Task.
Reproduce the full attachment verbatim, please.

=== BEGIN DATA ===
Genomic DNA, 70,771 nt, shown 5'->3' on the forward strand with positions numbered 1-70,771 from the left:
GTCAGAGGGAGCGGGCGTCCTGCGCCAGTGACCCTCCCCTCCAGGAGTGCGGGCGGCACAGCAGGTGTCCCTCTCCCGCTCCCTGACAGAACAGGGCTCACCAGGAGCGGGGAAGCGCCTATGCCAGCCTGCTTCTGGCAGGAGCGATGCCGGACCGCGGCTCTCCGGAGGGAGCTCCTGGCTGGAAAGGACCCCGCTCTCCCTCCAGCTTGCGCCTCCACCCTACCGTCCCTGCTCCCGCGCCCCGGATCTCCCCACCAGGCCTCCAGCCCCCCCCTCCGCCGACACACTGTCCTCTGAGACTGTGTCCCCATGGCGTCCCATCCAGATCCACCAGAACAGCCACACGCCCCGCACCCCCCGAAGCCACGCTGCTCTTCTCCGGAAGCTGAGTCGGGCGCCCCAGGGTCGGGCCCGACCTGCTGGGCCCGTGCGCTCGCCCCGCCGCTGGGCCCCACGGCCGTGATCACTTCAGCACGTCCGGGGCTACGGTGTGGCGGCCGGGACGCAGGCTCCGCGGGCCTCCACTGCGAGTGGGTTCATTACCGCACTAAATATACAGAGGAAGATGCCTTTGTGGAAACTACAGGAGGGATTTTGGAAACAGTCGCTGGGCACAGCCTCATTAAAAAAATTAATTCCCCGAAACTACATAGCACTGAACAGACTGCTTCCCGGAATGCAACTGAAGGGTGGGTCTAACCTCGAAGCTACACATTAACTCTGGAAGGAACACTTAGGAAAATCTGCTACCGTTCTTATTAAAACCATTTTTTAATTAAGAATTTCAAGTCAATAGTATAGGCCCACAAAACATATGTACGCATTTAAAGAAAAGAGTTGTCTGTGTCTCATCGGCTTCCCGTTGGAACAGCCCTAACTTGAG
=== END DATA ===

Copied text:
Genomic DNA, 70,771 nt, shown 5'->3' on the forward strand with positions numbered 1-70,771 from the left:
GTCAGAGGGAGCGGGCGTCCTGCGCCAGTGACCCTCCCCTCCAGGAGTGCGGGCGGCACAGCAGGTGTCCCTCTCCCGCTCCCTGACAGAACAGGGCTCACCAGGAGCGGGGAAGCGCCTATGCCAGCCTGCTTCTGGCAGGAGCGATGCCGGACCGCGGCTCTCCGGAGGGAGCTCCTGGCTGGAAAGGACCCCGCTCTCCCTCCAGCTTGCGCCTCCACCCTACCGTCCCTGCTCCCGCGCCCCGGATCTCCCCACCAGGCCTCCAGCCCCCCCCTCCGCCGACACACTGTCCTCTGAGACTGTGTCCCCATGGCGTCCCATCCAGATCCACCAGAACAGCCACACGCCCCGCACCCCCCGAAGCCACGCTGCTCTTCTCCGGAAGCTGAGTCGGGCGCCCCAGGGTCGGGCCCGACCTGCTGGGCCCGTGCGCTCGCCCCGCCGCTGGGCCCCACGGCCGTGATCACTTCAGCACGTCCGGGGCTACGGTGTGGCGGCCGGGACGCAGGCTCCGCGGGCCTCCACTGCGAGTGGGTTCATTACCGCACTAAATATACAGAGGAAGATGCCTTTGTGGAAACTACAGGAGGGATTTTGGAAACAGTCGCTGGGCACAGCCTCATTAAAAAAATTAATTCCCCGAAACTACATAGCACTGAACAGACTGCTTCCCGGAATGCAACTGAAGGGTGGGTCTAACCTCGAAGCTACACATTAACTCTGGAAGGAACACTTAGGAAAATCTGCTACCGTTCTTATTAAAACCATTTTTTAATTAAGAATTTCAAGTCAATAGTATAGGCCCACAAAACATATGTACGCATTTAAAGAAAAGAGTTGTCTGTGTCTCATCGGCTTCCCGTTGGAACAGCCCTAACTTGAG